KONY2012 was an incredible moment for organized advocacy…and despite going out with a sputter… recent events have shown that it may have been a partial success after all.Several weeks ago the Central African Republic suspended it’s manhunt for Kony.  The next day the United States issued a declaration putting a $5,000,000 bounty out on him. But bear in mind that it is the US that oversaw the forces pulling out…bittersweet?  Here is a quick article on the recent developments.

http://rt.com/news/kony-warlord-reward-uganda-294/

As an organization working within the pluralistic  model (i.e. inside the system–I just don’t feel like saying that over and over), it showed how quickly movements of the type can be influential once they have gained some real internal or external clout like the current climate for the marriage equality which has been decades in the making.

After a years worth of reflection, this series of events has turned out to be a great case study in virtual advocacy…and it gives this author some confidence that there is a future for others like it.

OH… and if you were wondering where to find Kony and earn a quick five mil, you can probably find him somewhere in the CAR, South Sudan, or the DRC…but honestly nobody really has any idea.

I tricked you! Ha.

It took ten years to track down Osama Bin Laden…and one can only imagine how much more intense that search was by those in power.

Sorry it’s been so long.  Take care y’all.

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Follow Me!

20 Jan

This past week, while I was down with the flu, I decided to finally get serious with Twitter (@julianpfenn) and Reddit (sharewhatyagot).  Why did it take a guy writing a blog on new media nine months to do so?  Beats me, but I quickly realized everything I had been missing out on.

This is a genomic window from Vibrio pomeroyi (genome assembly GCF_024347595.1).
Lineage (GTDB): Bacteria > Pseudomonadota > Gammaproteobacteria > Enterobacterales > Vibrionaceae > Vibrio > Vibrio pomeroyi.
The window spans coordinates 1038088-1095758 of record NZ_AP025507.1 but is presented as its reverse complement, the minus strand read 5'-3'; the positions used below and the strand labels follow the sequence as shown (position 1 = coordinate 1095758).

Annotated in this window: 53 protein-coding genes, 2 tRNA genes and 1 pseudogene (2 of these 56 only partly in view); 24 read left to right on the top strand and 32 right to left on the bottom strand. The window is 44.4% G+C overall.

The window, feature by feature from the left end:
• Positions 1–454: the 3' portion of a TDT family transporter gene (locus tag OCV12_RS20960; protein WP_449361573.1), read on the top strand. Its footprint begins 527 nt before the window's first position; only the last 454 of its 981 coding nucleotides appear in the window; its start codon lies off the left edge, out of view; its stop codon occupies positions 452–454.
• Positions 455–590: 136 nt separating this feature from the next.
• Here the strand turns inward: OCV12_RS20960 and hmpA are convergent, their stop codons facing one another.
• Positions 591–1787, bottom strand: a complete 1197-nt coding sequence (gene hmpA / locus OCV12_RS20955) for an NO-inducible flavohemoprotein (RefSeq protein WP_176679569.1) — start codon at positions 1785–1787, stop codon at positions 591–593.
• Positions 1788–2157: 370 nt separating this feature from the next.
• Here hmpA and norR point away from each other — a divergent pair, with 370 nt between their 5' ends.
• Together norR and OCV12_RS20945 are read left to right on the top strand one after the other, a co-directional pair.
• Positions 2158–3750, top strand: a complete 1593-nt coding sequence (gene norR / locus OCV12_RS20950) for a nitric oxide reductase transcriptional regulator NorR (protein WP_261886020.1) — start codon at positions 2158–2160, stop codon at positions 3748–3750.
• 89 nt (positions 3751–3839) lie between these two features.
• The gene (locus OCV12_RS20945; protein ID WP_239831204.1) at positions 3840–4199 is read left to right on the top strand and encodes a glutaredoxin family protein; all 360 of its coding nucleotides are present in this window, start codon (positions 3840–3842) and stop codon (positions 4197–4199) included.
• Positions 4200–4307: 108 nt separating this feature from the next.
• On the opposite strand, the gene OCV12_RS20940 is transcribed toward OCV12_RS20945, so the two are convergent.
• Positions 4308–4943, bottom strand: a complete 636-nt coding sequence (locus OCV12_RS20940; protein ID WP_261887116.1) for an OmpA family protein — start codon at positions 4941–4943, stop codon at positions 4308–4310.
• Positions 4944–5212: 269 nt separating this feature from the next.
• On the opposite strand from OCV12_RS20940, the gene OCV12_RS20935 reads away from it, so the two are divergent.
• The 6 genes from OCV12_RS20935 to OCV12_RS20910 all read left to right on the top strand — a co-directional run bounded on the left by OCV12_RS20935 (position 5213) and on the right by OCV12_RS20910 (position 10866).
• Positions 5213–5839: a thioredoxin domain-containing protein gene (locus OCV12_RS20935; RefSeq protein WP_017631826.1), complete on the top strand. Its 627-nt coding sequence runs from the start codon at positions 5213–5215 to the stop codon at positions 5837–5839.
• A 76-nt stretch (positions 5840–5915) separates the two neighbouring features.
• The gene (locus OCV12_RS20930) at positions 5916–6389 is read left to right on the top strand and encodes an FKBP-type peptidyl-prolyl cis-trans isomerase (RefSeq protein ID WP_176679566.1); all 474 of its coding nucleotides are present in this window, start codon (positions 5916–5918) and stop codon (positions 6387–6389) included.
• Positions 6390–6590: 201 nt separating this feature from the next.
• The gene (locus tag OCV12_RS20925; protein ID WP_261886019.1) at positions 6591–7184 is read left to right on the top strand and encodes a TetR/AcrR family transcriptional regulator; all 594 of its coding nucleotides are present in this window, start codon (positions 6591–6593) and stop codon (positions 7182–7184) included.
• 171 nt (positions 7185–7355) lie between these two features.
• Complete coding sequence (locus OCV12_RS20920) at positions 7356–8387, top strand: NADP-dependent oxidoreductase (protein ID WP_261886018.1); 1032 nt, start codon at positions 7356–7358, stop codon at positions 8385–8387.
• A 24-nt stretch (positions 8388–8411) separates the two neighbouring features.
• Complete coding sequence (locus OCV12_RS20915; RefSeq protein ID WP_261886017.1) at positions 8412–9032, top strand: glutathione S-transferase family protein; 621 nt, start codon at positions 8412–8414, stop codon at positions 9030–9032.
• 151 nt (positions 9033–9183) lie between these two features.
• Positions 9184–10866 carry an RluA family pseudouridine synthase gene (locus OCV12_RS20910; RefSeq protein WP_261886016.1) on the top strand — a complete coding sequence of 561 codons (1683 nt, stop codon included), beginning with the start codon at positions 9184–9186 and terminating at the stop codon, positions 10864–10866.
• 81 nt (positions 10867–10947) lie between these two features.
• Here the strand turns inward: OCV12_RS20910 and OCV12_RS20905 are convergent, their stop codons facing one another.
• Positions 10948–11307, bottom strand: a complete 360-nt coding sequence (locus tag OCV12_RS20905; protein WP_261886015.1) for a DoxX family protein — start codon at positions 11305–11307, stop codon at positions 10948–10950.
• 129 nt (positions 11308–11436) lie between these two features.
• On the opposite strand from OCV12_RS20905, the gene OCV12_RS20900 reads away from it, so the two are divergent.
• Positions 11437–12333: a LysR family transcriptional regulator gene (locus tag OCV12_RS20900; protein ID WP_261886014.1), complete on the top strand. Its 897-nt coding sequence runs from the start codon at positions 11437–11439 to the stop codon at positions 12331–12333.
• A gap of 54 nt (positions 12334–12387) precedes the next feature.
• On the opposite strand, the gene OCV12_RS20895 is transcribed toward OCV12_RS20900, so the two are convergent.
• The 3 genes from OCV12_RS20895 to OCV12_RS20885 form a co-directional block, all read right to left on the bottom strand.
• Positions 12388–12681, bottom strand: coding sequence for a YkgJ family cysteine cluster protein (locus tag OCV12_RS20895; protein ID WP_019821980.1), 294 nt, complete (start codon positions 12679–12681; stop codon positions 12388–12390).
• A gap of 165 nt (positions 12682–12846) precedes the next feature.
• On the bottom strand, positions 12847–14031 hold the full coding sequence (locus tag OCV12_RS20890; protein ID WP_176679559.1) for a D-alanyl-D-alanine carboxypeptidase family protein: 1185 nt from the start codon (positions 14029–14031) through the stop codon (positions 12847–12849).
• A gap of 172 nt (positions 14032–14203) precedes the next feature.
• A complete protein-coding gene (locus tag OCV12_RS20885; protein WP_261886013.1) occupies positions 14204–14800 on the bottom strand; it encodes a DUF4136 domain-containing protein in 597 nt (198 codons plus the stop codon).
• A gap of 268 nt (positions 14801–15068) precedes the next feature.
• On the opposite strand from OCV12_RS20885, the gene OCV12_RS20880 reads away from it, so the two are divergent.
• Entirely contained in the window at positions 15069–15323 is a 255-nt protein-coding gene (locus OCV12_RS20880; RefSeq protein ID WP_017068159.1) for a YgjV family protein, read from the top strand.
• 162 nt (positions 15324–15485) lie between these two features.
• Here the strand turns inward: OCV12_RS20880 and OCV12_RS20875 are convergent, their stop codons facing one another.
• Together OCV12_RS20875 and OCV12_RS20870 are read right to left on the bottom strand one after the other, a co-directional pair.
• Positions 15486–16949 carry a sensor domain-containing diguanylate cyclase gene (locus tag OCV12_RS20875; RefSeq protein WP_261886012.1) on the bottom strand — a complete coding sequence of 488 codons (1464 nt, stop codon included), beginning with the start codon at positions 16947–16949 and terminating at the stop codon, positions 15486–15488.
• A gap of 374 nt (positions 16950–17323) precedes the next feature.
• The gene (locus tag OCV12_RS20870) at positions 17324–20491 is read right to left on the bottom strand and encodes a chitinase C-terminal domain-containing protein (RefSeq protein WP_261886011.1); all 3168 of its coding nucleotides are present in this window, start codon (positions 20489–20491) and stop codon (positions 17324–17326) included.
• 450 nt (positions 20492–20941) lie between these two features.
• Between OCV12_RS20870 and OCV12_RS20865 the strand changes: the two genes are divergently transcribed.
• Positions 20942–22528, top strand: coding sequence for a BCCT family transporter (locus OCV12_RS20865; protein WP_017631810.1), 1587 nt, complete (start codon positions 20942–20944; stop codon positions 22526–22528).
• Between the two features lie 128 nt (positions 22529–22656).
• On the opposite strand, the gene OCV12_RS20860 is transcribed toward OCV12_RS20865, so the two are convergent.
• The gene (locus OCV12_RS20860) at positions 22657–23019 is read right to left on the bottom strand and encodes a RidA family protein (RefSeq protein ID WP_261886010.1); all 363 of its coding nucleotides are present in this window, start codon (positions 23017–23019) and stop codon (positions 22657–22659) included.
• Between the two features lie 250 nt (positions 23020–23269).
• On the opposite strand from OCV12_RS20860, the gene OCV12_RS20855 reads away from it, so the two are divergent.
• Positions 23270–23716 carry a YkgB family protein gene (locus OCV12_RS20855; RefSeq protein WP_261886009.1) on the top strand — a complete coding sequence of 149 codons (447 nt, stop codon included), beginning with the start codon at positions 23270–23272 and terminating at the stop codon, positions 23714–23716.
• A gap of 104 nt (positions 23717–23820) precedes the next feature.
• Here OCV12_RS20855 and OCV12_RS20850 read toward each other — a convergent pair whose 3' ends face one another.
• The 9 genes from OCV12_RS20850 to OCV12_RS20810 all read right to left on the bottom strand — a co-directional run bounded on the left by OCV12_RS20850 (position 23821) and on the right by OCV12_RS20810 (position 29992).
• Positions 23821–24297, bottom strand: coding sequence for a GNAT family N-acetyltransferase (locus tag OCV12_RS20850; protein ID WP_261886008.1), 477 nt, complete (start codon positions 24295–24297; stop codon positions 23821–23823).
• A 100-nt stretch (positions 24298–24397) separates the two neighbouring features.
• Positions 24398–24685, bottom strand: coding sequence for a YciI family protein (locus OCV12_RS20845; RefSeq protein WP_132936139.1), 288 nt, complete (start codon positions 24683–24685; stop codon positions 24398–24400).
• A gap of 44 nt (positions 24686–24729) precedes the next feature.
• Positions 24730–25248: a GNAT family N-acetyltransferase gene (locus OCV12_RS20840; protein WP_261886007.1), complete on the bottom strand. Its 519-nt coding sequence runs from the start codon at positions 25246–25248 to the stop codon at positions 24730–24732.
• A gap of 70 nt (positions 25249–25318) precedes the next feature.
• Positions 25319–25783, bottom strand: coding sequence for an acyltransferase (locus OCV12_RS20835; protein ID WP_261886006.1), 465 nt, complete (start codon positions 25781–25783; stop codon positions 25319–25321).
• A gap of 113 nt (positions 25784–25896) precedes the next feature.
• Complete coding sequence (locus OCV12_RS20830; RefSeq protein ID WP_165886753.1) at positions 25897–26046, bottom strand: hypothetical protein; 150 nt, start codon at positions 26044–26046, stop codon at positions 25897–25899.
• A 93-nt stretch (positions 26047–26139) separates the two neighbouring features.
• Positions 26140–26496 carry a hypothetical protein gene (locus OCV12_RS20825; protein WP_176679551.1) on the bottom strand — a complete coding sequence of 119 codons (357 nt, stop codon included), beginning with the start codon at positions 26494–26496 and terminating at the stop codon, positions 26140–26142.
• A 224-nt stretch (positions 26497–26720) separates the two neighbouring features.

For the longest time I’ve been that guy that hates Twitter, the main reason being that I’m incredibly long winded and I didn’t see how I could effectively use something that only allows tiny little itty bitty posts. Plus, with all of my other outlets for disseminating information, why should I bother with another? At the same time I’d never even considered the power and potential of being able to ‘follow’ nearly anyone I want.  Instead of reading a feed for a few minutes I would hop around from site to site for an hour or two reading up on fresh news, various movement and org updates, and research articles.  I failed to recognize how great it is to have a centralized source for decentralized information!  Sure, I can read updates for the NYTimes and other ‘traditional’ media, but just above that on my feed I can read the same stories from other sources like Democracy Now!, various Occupy groups, and Socialist Worker–allowing me to critically examine and see the ways in which the mainstream media (as well as alt media) frames each of the issues it tackles.  It’s only been a few days, and I only have a few followers, but of them I can include several social media strategy/marketing companies, several Occupy groups (@OWSupdate, @Occupybarcelona), and some other non-profs dealing with a range of issues.  How they found me and why they decided to follow me?  No idea.  The groups, on average, only follow about 4,000 other ‘tweeters(?)’, but somehow managed to come across me within a day or two of beginning to actually use the site.  I’m sure none of this is new to others who use Twitter, but for me it has been quite the interesting wake-up call and a realization that I need to not only read about and research (from academic journals) new media and movements, but become actively involved in these communities if I hope to grasp the enormity of what they mean and what they are capable of.